- Continuing to use, even when it causes problems in relationships.
- Continuing to use, even when it puts you in danger.
- Continuing to use, even when physical or psychological problems may be made worse by use.
- Giving up important activities because of use.
- Inability to manage commitments due to use.
- Increasing tolerance.
- Spending a lot of time to get, use, or recover from use.
- Using in larger amounts or for longer than intended.
- Wanting to cut down or stop using, but not managing to.
- Withdrawal symptoms.
Persons exhibiting fewer than two of the symptoms are not considered to have a substance use disorder, or addiction to methadone. However, those people exhibiting two or three symptoms are considered to have a “mild” addiction, four or five symptoms constitutes a “moderate” disorder, and six or more symptoms is considered a “severe” substance use disorder. 
Physical symptoms of oxycodone addiction can also be present, which are the result of use and withdrawal, such as:
- Dry mouth.
- Muscle and bone pain.
- Nausea and vomiting.
- Nodding off.
Thankfully, oxycodone addiction can be treated medically. Main treatments include a combination of medicines and psychotherapy. 
Something to remember is that oxycodone addiction symptoms manifest because of chemical dependency and psychological processes. Once the physical addiction is disrupted, the mental symptoms need to be addressed. Behavioral therapy is a commonly used treatment, as many addicts have underlying emotional issues that require attention. Help can be sought from clinics and even local practitioners, who can provide referrals.
Pharmaceutical treatments can be used to stop the effects of oxycodone, such as opiate blockers. This type of opioid addiction can be treated with medicines like buprenorphine and methadone, both of which address cravings. Buprenorphine and naloxone are also prescribed to address oxycodone withdrawal and dependency. 
Finally, there is a range of addiction treatments modalities out there based in psychotherapy. These behavioral treatments are listed in the National Registry of Evidence Based Programs and Practices and include inpatient and outpatient options. Usually, you can either visit a clinic but go home afterwards, or stay for a period of time to receive treatment in a residential setting. This option is typically for those with stronger oxycodone addictions, or who can benefit from avoiding temptation at home.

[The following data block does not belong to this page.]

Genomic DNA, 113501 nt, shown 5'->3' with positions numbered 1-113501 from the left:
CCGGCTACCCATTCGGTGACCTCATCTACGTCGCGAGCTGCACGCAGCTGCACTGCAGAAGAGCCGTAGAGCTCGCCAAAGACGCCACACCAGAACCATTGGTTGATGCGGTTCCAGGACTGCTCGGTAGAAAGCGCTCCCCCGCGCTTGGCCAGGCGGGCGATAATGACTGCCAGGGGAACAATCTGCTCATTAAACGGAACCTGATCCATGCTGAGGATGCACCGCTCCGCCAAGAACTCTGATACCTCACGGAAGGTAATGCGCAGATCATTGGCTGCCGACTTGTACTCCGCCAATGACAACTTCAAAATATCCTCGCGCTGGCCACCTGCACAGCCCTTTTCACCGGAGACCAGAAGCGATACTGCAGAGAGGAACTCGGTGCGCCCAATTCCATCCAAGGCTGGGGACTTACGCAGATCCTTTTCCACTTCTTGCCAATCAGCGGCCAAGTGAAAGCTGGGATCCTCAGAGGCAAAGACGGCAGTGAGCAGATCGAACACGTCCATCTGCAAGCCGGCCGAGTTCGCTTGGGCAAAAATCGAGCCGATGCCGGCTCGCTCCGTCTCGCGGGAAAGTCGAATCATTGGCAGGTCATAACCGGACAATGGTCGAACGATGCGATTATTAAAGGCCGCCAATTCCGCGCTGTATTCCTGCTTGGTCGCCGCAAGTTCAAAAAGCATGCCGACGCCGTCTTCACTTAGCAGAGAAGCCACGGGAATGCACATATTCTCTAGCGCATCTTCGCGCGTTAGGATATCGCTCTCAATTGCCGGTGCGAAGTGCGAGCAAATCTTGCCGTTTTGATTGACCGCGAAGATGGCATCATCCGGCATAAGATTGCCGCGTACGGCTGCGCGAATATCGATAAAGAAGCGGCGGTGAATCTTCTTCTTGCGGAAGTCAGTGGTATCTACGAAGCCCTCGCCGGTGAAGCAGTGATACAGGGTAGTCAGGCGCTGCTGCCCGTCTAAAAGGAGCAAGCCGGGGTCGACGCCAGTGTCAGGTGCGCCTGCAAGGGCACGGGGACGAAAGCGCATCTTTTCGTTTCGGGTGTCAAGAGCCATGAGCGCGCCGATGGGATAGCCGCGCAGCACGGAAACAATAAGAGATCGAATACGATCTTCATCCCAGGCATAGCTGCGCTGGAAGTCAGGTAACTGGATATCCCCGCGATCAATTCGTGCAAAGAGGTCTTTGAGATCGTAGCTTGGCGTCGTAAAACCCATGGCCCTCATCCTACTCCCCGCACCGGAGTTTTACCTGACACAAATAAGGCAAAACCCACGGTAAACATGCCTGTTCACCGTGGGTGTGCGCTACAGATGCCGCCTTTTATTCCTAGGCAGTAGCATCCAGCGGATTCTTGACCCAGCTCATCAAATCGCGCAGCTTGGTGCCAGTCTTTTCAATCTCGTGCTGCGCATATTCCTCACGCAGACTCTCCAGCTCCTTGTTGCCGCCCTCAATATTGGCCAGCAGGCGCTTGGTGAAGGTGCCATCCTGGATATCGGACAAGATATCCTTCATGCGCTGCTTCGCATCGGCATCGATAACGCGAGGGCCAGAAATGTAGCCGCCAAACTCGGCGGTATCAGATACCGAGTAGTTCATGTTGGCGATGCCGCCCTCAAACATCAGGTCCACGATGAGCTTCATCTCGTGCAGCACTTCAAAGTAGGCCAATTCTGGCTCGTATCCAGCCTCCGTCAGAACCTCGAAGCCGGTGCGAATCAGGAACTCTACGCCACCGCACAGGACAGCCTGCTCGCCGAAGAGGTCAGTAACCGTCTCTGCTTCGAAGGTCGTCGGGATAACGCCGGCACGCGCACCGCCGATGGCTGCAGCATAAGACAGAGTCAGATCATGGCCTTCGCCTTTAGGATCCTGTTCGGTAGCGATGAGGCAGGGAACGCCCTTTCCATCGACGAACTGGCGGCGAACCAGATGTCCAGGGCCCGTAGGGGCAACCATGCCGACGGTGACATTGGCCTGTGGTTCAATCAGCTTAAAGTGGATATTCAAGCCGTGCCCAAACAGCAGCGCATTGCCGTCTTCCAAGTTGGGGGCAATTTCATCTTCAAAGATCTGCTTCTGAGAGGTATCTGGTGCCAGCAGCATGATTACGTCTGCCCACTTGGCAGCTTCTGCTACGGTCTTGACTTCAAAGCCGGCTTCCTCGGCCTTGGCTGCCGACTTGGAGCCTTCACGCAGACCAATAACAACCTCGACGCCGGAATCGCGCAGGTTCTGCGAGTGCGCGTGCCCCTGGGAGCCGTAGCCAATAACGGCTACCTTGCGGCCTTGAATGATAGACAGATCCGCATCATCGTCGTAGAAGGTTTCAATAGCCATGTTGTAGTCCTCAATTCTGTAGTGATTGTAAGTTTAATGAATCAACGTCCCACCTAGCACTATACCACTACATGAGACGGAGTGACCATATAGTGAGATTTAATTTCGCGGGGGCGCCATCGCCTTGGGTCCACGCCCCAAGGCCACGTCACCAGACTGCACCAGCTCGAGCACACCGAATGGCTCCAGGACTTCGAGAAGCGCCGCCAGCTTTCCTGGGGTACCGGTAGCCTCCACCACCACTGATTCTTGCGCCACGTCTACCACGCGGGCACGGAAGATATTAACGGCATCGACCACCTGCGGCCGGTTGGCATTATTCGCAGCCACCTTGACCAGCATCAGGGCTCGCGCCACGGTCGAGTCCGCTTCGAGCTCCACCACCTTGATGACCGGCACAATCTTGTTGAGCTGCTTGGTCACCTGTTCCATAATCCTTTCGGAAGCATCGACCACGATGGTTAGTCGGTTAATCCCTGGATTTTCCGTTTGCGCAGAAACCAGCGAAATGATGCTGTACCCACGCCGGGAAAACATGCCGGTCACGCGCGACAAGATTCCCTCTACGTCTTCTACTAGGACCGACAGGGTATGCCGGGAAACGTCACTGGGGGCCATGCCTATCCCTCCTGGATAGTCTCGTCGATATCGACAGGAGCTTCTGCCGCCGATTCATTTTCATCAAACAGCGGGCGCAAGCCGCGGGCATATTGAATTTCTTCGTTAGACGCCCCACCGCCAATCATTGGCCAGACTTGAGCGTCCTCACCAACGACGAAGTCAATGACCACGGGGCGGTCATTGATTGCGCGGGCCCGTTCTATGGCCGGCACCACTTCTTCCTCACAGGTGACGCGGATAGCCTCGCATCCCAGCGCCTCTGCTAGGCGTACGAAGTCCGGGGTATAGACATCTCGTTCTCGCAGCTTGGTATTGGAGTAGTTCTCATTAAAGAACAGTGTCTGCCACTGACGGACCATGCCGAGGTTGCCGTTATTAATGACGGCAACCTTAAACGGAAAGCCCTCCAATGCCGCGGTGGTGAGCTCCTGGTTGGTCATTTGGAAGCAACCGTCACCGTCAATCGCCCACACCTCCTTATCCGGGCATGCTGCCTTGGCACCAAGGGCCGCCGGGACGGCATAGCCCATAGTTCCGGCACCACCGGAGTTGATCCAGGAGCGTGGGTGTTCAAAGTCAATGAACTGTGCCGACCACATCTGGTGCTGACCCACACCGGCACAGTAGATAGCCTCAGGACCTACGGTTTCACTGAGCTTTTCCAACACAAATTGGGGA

How To Get Help
If your use of oxycodone is affecting your health, family, relationships, work, school, financial or other life situations, you can seek help and support. Where? Seek an initial assessment from your family doctor or general physician…or look into these clinical assessments for addiction online or in downloadable form. Then, seek a referral to a specialist. The medical and behavioral healthcare professionals who diagnose addiction include:
- Clinical social workers
- Licensed psychologists
- Medical doctors who specialize in addiction medicine (ASAM) 
Otherwise, you might try an intervention on a loved one, which come in two forms: informal, and formal. The goal is to get the addict into oxycodone addiction treatment. An informal intervention typically involves close family or friends sitting down with the oxycodone addict and discussing the problem. During this talk, you discuss how the drug use is affecting other people close to the oxycodone addict.
A formal intervention involves professionals, such as counsellors, psychiatrists, or certified interventionists. You can find a professional interventionist on the Association of Intervention Specialists website online. Or call, our hotline number above for more information about treatment options.  Oxycodone addiction is a huge problem, but you are not alone. We can help you to face it.
If you have any questions or comments regarding the signs and symptoms of oxycodone addiction, please leave a comment below. We will respond to you personally!
Reference Sources:  PUBCHEM: Oxycodone
 FDA: OxyContin
 FDA: Timeline Of Selected FDA Activities And Significant Events Addressing Opioid Misuse And Abuse
 DEA: Drugs Of Abuse
 DRUGABUSE: NIDA For Teens
 THE WASHINTON POST: Despite Decline In Prescriptions, Opioid Deaths Skyrocketing Due To Heroin And Synthetic Drugs
 FEDERAL REGISTER: Single-Ingredient, Immediate-Release Drug Products Containing Oxycodone For Oral Administration And Labeled For Human Use; Enforcement Action Dates
 APA: Diagnostic And Statistical Manual Of Mental Disorders (DSM–5)
 SAMHSA: Behavioral Health Treatments And Services
 NYC.GOV: Opioid Addiction Treatment With Buprenorphine And Methadone
 SAMHSA: National Registry Of Evidence-Based Programs And Practices (NREPP)
 ASAM: American Society Of Addiction Medicine
 AIS: About The Association Of Intervention Specialists
FDA: OxyContin Label
MEDLINE PLUS: Oxycodone
NDIC: OxyContin Fast Facts
All of the information on this page has been reviewed and verified by a licensed medical professional.